The kids must make up for the maturity that Travis lacks and decide to quietly set the lineup amongst themselves. A short quick boy approaches the plate with bat in hand, hoping that he gets some fun out of this odd game.
“Hey, what the fuck; you can’t be serious,” Travis shouts at the batter. “I didn’t even decide where you are in the line up yet. Sit your ass down. Hey, you,” Travis says, pointing to one of his other players, “you’re up first, you blockhead. Wasn’t anyone listening to me?”
Now the correct batter steps up to the plate and is ready for the action. He strikes out on the first three pitches and sits back down. Travis is furious and hopes he can fool the other jackasses by making them believe that that was just a warm up. “Okay, those were good practice swings; can we actually start playing now?”
The umpire can’t take much more of Travis’s shit. “No, Travis, we have started. Your player struck out; bring out your next batter.”
Travis picks up a bat and throws it as far as he can. He manages to get it over the fence that divides the sidewalk and the field. The bat goes as far as the street and slams into the windshield of a car, shattering the glass, large fragments of it flying everywhere. Travis can’t see that far and doesn’t realize it is his Hummer.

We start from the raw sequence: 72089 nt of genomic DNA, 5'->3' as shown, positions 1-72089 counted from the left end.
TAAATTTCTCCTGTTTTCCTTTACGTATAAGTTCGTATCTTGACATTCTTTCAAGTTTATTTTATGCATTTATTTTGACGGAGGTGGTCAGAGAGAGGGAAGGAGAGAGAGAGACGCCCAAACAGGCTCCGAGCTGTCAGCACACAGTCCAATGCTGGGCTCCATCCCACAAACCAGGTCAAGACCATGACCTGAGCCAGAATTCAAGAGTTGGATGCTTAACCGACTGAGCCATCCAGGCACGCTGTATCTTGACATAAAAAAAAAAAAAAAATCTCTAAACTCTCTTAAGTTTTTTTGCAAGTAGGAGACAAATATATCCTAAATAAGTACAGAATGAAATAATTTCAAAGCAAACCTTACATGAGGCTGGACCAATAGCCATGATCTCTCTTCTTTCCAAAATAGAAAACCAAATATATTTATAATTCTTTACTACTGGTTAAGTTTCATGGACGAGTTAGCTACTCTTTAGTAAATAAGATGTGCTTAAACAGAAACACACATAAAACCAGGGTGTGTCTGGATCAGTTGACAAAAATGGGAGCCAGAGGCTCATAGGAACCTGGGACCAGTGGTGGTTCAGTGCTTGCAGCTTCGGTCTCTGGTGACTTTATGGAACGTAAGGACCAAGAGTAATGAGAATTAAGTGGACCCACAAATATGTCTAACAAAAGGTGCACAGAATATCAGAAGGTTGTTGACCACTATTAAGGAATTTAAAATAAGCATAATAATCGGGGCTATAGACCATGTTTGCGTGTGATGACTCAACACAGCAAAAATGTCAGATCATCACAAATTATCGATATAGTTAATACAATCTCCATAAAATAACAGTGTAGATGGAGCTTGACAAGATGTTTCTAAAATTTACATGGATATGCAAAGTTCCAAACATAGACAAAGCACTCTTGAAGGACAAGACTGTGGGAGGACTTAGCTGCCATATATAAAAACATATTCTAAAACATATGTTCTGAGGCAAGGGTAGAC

The umpire is irate. He stomps over to the gate and says, “Travis, you keep this up and I will throw you out of here faster than you can imagine!” He turns and slaps his mask back on, headed for his position behind the plate.
Travis immaturely gives him the middle finger. He looks around at his players and the spectators, hoping someone will acknowledge what he is doing and see how funny and awesome it is.
The umpire swings back around quickly and notices that Travis is flipping him the bird. He is so flustered that, instead of concealing the gesture, Travis keeps his finger raised and thrusts it violently forward. The umpire glares at him, and Travis thinks he is a goner until the most brilliant idea of his life comes to him.
Travis finally lowers his finger and points to the player on the bench sitting closest to him. “He told me to do it.”
The umpire looks at the boy, surprised, hurt, and extremely angry. “Think it’s funny, telling other people to make rude gestures at old, hunch-backed umpires? You’re out of here, sonny!”
The boy looks up at Travis, too afraid to defend himself to the umpire. He hopes that Travis will find it in his heart to come clean and just tell him the truth.
Travis looks down at the boy, and he can actually feel his heart soften. Those eyes……those two beautiful, pleading eyes. How could I have pinned the blame on this here innocent boy? How unfair and immature of me. Ok, be a man, Travis. Tell the umpire what really happened. Actually, on second thought, don’t.